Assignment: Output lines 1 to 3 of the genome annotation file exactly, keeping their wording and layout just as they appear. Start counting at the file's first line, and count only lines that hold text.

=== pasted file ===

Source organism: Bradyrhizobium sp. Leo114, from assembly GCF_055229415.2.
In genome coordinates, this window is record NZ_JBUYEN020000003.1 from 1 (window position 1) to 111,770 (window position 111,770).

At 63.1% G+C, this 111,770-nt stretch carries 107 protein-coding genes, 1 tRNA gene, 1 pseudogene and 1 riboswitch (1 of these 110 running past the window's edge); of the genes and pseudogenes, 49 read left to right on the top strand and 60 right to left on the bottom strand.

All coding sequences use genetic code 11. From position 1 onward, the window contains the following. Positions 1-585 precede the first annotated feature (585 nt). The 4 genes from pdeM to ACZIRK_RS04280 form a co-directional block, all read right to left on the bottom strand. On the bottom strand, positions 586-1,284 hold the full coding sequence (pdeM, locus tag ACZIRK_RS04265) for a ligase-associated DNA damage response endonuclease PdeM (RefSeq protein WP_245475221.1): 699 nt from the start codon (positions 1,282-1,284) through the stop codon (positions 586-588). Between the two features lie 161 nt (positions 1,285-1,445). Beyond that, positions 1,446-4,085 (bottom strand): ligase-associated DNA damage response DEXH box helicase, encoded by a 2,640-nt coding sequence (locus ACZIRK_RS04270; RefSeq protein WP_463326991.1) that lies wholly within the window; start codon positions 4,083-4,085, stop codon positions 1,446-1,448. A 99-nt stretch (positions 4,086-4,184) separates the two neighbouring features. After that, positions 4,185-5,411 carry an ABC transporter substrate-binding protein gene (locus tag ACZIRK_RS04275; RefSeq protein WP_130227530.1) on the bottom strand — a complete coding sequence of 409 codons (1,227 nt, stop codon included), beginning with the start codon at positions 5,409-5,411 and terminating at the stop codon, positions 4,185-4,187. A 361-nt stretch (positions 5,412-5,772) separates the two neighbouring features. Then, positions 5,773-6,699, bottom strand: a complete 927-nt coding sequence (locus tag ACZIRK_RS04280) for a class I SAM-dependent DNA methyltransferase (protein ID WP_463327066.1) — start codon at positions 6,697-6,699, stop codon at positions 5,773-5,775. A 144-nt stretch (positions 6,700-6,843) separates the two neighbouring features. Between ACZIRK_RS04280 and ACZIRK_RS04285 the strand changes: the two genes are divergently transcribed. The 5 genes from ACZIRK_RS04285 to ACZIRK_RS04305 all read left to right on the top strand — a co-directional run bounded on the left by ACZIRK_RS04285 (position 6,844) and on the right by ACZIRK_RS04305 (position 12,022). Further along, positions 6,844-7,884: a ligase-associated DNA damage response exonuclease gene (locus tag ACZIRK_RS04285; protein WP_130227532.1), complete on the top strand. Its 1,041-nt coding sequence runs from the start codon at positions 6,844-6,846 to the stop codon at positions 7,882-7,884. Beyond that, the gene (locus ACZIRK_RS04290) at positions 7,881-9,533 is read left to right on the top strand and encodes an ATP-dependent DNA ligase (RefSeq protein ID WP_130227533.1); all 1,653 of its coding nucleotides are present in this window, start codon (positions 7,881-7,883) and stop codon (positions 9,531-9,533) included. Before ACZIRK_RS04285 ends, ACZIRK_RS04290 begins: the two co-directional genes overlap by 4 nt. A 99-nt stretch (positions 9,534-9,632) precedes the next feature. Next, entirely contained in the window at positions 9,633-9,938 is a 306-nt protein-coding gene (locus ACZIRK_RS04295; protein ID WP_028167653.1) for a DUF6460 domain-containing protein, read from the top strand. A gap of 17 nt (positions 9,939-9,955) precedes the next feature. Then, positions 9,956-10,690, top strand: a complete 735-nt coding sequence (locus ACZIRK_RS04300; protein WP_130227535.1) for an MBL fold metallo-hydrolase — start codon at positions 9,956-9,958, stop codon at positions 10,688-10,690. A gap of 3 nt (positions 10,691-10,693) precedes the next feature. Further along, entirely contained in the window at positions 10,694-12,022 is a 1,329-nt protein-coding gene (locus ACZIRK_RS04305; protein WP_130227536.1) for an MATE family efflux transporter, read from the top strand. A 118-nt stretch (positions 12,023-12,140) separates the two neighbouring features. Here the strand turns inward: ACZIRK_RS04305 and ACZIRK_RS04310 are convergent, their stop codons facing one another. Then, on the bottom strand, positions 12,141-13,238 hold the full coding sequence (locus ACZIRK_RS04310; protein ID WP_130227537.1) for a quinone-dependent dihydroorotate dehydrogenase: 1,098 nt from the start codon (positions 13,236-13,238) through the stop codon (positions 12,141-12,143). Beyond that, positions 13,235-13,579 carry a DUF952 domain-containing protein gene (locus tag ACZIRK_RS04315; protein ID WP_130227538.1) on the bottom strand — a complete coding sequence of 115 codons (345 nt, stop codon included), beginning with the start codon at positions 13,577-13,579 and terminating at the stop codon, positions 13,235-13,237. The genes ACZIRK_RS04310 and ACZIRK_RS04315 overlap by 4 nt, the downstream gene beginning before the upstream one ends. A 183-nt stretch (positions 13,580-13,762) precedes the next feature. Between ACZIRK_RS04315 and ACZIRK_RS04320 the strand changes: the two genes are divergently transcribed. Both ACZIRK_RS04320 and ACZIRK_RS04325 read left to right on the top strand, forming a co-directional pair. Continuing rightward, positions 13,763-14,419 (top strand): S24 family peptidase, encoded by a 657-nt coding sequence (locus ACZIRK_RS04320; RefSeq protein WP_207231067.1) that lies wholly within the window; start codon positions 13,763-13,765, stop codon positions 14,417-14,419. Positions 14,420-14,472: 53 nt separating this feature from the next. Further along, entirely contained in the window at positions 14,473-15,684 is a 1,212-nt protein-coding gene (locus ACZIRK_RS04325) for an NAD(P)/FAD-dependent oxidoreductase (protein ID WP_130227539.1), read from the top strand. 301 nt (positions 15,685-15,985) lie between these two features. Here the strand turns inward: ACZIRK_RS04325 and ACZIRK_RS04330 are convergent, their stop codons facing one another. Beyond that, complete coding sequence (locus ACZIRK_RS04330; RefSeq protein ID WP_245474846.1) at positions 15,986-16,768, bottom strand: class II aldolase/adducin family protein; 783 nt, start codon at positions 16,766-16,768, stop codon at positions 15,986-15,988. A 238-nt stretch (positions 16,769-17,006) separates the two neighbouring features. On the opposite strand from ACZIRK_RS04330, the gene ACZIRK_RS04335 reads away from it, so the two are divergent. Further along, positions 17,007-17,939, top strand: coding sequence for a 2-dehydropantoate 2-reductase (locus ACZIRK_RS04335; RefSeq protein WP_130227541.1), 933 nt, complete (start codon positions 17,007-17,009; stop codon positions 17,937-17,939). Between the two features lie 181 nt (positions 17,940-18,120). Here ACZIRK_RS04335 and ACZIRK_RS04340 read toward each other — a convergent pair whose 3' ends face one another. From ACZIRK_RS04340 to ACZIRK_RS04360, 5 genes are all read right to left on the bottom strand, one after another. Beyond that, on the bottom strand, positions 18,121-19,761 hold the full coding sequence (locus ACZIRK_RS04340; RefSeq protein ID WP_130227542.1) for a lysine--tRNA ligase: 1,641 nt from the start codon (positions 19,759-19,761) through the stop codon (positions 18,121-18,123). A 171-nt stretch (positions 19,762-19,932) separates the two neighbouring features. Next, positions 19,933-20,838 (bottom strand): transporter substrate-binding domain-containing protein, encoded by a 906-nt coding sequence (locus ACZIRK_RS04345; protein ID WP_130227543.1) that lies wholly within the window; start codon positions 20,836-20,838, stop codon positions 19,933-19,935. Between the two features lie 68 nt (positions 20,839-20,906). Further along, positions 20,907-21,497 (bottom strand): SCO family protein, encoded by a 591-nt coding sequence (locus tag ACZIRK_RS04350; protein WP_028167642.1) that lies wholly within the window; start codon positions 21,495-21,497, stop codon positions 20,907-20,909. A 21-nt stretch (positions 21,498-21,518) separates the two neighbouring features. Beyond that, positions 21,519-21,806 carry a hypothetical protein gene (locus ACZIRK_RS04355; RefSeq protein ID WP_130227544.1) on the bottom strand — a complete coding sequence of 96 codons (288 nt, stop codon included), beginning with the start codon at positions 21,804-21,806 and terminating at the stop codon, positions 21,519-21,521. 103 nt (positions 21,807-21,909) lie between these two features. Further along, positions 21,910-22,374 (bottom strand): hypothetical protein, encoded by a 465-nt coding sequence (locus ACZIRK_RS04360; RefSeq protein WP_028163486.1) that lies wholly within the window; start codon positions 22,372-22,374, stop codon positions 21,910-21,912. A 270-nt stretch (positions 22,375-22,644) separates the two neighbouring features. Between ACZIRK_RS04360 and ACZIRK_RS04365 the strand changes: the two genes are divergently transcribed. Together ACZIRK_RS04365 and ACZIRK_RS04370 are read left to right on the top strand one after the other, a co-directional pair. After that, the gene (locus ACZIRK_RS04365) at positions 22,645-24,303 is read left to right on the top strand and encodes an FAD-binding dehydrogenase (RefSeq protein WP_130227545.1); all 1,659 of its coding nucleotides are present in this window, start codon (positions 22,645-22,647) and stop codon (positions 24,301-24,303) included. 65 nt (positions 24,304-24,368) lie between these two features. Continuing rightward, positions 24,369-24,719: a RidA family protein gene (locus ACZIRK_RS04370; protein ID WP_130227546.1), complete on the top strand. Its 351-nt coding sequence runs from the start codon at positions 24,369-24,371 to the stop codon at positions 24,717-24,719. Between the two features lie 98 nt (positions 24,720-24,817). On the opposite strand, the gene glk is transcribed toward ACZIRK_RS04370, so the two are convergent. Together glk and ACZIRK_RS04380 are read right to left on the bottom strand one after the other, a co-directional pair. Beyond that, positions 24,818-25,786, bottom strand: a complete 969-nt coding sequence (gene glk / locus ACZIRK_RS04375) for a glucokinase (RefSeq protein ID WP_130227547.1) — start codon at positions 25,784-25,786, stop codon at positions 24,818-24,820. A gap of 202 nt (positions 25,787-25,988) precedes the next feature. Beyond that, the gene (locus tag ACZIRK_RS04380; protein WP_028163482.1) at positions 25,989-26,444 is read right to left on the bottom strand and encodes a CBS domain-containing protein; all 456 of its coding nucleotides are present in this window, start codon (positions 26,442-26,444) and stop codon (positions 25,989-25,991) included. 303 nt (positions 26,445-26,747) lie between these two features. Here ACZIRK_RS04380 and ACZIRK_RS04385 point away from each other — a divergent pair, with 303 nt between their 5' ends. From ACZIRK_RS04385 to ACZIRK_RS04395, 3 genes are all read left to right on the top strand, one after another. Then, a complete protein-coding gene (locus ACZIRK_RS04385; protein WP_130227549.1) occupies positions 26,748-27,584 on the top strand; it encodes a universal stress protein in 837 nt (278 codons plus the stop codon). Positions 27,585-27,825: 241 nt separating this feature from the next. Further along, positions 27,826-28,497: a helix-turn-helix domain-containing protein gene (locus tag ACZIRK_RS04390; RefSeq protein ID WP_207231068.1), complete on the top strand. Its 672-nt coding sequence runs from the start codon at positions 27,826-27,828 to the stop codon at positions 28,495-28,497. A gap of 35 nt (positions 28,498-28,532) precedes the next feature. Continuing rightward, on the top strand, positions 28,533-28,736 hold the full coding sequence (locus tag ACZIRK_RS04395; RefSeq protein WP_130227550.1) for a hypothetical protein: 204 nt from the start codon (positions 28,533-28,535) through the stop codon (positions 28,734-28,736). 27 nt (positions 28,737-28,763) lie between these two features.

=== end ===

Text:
Source organism: Bradyrhizobium sp. Leo114, from assembly GCF_055229415.2.
In genome coordinates, this window is record NZ_JBUYEN020000003.1 from 1 (window position 1) to 111,770 (window position 111,770).

At 63.1% G+C, this 111,770-nt stretch carries 107 protein-coding genes, 1 tRNA gene, 1 pseudogene and 1 riboswitch (1 of these 110 running past the window's edge); of the genes and pseudogenes, 49 read left to right on the top strand and 60 right to left on the bottom strand.